“News, Race, and the Status Quo”

Posting will continue to be sporadic over the next month, as I continue to juggle about six different deadlines, in addition to all the stuff that goes along with the start of the school year. But in the midst of this it was nice to hear from some of my old colleagues about a paper we put together while I was still a student at the University of Washington. It was presented at a conference, and I thought it was an interesting paper, but I had pretty much forgotten about it.

Nice thing about historical work, as opposed to web-related research, is that it actually has a little bit of a shelf-life. After some massaging by the lead authors, it was recently published in the Howard Journal of Communications. I’m still not used to the idea of articles with seven different authors–almost feels like a hard-science citation!–but thanks to some good management and a bunch of very easy-to-work with folks, it was a rewarding, learning experience. The paper also speaks, I think, to the degree to which the status quo is maintained and frames discussions of race in contemporary contexts.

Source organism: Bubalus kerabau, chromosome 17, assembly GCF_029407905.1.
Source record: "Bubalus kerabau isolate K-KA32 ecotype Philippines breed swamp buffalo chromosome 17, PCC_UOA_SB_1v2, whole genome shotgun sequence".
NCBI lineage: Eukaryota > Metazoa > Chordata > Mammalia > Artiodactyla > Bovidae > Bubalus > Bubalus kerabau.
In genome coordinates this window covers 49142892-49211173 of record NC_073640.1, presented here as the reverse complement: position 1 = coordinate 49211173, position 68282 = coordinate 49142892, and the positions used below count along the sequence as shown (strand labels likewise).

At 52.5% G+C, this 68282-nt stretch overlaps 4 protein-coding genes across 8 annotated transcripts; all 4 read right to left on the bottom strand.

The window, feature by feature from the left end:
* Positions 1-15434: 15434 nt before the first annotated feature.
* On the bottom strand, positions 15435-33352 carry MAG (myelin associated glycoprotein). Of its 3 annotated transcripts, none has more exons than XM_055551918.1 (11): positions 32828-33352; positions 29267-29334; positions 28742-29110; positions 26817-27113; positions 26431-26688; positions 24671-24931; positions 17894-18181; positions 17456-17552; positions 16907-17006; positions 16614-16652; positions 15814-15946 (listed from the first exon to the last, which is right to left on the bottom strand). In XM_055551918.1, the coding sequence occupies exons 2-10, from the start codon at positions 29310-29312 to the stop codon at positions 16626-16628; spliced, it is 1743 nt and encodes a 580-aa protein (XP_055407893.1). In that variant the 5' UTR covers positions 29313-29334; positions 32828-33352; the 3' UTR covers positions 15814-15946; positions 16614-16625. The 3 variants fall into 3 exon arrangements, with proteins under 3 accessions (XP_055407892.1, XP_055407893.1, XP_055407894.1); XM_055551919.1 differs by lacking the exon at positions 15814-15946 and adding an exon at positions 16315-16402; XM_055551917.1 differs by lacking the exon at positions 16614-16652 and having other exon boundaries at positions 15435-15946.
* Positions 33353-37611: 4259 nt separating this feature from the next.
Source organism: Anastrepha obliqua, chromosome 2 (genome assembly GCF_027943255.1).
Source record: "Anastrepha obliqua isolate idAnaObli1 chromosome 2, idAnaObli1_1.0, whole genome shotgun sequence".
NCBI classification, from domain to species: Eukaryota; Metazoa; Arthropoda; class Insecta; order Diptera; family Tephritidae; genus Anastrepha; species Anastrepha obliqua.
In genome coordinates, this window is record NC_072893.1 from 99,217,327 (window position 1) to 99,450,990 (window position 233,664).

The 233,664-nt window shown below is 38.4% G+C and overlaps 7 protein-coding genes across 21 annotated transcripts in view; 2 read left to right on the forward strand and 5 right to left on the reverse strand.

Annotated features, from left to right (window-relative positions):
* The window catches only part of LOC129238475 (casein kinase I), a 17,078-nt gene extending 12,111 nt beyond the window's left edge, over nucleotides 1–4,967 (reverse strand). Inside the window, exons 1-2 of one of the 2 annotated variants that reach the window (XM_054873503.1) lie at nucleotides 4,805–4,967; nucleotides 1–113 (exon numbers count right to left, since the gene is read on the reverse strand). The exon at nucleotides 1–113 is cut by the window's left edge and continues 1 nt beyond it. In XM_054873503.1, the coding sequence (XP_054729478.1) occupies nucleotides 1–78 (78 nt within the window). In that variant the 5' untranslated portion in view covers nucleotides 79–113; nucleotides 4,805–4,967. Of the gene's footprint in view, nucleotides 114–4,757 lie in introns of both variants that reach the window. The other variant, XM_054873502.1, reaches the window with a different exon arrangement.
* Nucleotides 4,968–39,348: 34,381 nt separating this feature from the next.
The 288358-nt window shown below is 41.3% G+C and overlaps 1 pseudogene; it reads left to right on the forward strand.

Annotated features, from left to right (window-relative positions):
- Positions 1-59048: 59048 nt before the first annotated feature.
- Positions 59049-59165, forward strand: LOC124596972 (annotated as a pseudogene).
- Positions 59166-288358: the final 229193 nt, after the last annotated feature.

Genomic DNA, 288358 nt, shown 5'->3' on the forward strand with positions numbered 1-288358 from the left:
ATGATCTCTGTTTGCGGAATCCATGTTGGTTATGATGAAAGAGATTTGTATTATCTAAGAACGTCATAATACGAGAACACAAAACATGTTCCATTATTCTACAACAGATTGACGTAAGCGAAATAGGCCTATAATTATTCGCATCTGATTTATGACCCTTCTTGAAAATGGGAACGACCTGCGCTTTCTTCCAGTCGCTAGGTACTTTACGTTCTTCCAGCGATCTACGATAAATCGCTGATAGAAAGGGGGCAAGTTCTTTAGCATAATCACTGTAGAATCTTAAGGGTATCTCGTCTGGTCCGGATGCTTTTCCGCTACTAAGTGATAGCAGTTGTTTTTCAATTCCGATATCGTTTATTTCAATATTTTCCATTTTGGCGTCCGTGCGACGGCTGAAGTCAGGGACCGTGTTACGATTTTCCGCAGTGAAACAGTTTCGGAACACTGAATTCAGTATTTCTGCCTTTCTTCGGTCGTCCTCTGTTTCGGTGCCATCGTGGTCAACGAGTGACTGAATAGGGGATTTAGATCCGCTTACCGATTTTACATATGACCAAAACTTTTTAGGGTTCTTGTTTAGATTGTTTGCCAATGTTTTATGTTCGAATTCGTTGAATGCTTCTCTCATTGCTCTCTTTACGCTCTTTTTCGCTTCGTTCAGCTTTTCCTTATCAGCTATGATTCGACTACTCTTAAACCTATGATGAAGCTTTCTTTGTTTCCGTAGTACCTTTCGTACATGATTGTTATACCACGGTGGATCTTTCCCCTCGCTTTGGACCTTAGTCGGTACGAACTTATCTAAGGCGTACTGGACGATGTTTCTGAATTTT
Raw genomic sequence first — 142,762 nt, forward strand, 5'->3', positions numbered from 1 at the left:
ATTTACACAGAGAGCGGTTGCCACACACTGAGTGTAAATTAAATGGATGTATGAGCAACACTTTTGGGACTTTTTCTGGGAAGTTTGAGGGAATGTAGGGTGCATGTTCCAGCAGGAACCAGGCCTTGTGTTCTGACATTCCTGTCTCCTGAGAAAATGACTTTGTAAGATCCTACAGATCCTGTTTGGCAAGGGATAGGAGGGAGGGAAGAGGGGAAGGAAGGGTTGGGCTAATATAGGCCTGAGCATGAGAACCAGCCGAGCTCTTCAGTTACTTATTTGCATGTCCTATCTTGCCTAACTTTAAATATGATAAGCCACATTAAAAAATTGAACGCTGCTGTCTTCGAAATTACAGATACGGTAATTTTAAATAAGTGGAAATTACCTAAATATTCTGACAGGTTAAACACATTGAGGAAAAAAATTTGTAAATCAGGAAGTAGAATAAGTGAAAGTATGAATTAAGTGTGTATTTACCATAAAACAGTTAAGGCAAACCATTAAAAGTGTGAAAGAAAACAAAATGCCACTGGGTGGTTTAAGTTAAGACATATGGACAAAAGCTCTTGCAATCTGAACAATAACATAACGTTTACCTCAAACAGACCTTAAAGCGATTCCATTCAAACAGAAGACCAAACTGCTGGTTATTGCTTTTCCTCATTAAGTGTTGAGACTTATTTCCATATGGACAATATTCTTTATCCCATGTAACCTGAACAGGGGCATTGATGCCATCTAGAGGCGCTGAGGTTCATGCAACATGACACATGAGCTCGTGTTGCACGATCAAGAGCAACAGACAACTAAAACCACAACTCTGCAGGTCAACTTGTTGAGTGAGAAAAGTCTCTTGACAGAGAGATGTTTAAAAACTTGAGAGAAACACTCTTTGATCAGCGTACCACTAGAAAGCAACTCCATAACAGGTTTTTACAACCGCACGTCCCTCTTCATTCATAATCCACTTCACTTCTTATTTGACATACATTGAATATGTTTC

Some details:

Spratt, M., Bullock, C.F., Baldasty, G., Clark, F., Halavais, A., McCluskey, M., & Schrenk, S. (2007). News, Race, and the Status Quo: The Case of Emmett Louis Till. Howard Journal of Communications, 18(2).

Using inductive and deductive framing analysis, the authors examine how 4 newspapers covered a key event sparking the civil rights movement – the 1955 murder of Emmett Till – in an effort to gauge how the press covers events that are part of larger social ferment. The Daily Sentinel-Star (Grenada, Mississippi), Greenwood Commonwealth (Mississippi), Chicago Tribune, and Chicago Defender varied in intensity of coverage, use of sources, and attention to crime news and, as a result, framed the story differently. The African American Defender defended Emmett Till’s reputation, focused on larger issues of civil rights, and provided a clear argument for social reform. The 3 mainstream dailies defined the case primarily as one in which the victim invited his own death; they provided little or no support for reform. In this case, an advocate press seemed better able to give voice to those who challenged an entrenched status quo. By examining initial coverage of the Till case, we can better understand the news reporting traditions and devices that shaped (and continue to shape) narratives about the struggle for racial equality and justice.

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